So much happiness and so much pain have been both celebrated and healed on that front porch with the same screens from forever ago.  My Mom walked down those steps on her way to her wedding… and 25 years later as a widow.  I remember my Uncle George, my Nana’s brother who was legally blind and lived with her, tapping his stick along those same sidewalks on his way home… sometimes humming and most always talking to himself.

I always remember Aunt Ruth as part of that house…

I think if I could sum up Aunt Ruth… she makes me laugh.  She makes my Mom laugh.  She is succinctly accurate in her assessments of people, she is honest to the core, she is still beautiful and has the best posture… and she LOVES from her heart.  LOVES.  LISTENS.  LOVES.

I owe my colorful language to my Aunt Ruth and I remember the first time I heard something so wildly funny that I knew I had to say things like that when I grew up!  I was in the back seat of a car driven by my Uncle Charlie.  Someone cut him off.  Aunt Ruth let go a tirade of prime choice words that colored my life and my language… ’til this very day!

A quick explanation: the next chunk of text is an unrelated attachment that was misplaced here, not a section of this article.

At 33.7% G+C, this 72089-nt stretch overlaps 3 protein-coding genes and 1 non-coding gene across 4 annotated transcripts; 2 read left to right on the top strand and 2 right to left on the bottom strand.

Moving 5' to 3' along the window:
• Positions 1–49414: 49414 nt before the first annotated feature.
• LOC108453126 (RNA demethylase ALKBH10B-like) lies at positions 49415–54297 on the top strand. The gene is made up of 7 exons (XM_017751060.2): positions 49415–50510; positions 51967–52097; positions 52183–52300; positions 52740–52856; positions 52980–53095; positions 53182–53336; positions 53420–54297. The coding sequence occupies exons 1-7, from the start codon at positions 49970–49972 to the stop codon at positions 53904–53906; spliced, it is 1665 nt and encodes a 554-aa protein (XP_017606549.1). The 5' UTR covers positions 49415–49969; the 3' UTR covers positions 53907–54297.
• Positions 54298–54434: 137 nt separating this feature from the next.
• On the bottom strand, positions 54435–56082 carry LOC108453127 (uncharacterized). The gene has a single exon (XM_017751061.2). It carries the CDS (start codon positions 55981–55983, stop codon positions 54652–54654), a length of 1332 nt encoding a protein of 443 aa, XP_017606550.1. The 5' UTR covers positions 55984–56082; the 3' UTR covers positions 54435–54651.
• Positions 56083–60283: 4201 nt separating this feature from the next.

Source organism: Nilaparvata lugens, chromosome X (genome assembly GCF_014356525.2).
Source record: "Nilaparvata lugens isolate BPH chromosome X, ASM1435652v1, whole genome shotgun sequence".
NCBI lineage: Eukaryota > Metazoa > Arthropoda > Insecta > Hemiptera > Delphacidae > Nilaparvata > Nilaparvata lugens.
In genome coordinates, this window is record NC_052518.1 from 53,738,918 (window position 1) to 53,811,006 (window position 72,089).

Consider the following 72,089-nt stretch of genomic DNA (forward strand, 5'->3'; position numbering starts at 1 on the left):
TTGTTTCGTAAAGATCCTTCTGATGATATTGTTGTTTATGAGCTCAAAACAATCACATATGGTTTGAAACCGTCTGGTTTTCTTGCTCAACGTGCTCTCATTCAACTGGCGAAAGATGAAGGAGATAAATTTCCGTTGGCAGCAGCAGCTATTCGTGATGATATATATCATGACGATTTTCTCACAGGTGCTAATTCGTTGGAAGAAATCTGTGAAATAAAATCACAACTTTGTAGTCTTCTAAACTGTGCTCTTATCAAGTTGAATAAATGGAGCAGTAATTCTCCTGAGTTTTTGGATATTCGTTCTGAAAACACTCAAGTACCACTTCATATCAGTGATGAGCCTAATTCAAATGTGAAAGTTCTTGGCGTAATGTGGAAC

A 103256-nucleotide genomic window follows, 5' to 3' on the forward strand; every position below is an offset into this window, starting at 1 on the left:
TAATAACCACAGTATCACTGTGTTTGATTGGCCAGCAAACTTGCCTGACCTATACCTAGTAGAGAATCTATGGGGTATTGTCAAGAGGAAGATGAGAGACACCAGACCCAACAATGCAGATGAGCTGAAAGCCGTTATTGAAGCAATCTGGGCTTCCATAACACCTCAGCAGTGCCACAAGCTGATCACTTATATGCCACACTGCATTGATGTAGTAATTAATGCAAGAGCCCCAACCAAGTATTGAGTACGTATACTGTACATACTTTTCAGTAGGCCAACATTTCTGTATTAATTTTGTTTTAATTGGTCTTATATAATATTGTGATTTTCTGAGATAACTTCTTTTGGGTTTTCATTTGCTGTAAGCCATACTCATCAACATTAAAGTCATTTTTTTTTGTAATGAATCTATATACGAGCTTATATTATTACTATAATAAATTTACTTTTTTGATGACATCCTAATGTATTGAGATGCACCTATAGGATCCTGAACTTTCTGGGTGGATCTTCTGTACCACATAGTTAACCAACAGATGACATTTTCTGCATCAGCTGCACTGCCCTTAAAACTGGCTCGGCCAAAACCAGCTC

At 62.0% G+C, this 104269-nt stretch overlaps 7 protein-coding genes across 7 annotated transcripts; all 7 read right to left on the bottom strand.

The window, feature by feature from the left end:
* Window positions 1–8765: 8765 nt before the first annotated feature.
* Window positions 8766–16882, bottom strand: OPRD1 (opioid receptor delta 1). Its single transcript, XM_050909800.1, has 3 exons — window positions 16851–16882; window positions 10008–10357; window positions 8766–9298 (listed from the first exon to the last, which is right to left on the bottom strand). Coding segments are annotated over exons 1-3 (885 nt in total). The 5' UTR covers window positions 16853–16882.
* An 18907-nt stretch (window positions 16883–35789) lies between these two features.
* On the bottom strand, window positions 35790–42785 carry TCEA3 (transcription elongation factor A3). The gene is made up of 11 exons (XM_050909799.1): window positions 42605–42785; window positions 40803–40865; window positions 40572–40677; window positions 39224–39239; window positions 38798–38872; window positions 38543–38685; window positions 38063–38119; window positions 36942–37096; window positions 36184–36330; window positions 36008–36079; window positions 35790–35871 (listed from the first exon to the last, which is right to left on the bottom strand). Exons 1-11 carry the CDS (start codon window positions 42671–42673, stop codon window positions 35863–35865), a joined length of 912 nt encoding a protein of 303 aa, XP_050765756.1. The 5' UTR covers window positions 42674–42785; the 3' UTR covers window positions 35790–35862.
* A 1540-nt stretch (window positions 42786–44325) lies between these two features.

My mind was a tapestry of thoughts yesterday.

Gina greeted us at the door… tears of worry, pain, hope even, streaming from her eyes.  Hugs.  Big, strong hugs.  I walked into the parlor and there was Uncle Bob, in Nana’s chair.  It took me aback to see how much Uncle Bob resembles my Nana.

I walked down Nana’s hallway and passed the bedroom where Debbie and I tossed that stuffed animal into the light fixture… and further down the hall to the bedroom where Nana slept AND brushed the hair of her daughters Rita, Jean & Joan as they went off to marry the men they loved.

I walked into the kitchen where Aunt Ruth made us lunches so many, many times… but the time I remember best is the stuffed animal fire day.

I thought oh how I love this house with all the memories locked into its walls and how these memories walk through doors and into windows and sit on that cozy front porch. This home was built by my grandfather and never, ever has it belonged to anyone else.

I could SEE my Nana, my Dad, my Uncle Ed and Uncle Charlie.  I could see my cousin Cathy and my Mom’s cousin Claire, who was just like a sister to the 4 sisters who lived in that home.  Yesterday, I felt in that big old homestead in the city a sense of all the people, the angels, the love, the making and living and loving in that home.

And I never, ever, ever thought Aunt Ruth would not be there to greet us at the door… the rock, the glue, the very legs of this family with her great laugh, great wit, great vitality.